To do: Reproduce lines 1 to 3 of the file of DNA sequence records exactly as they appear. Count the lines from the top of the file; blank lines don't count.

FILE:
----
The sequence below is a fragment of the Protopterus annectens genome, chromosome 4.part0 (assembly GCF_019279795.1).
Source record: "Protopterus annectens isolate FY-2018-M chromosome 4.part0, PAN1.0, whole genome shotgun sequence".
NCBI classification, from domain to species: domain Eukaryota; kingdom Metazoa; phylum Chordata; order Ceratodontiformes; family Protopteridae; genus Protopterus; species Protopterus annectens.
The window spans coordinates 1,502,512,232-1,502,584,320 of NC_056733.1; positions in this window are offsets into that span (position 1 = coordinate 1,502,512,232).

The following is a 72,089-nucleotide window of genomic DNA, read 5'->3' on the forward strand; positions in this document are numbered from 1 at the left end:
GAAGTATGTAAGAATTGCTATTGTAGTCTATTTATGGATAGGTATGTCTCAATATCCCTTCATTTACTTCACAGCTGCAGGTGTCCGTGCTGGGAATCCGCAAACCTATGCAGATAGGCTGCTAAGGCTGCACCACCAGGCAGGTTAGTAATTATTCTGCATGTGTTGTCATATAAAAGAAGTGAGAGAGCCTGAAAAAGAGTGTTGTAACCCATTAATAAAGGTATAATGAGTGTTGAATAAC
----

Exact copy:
The sequence below is a fragment of the Protopterus annectens genome, chromosome 4.part0 (assembly GCF_019279795.1).
Source record: "Protopterus annectens isolate FY-2018-M chromosome 4.part0, PAN1.0, whole genome shotgun sequence".
NCBI classification, from domain to species: domain Eukaryota; kingdom Metazoa; phylum Chordata; order Ceratodontiformes; family Protopteridae; genus Protopterus; species Protopterus annectens.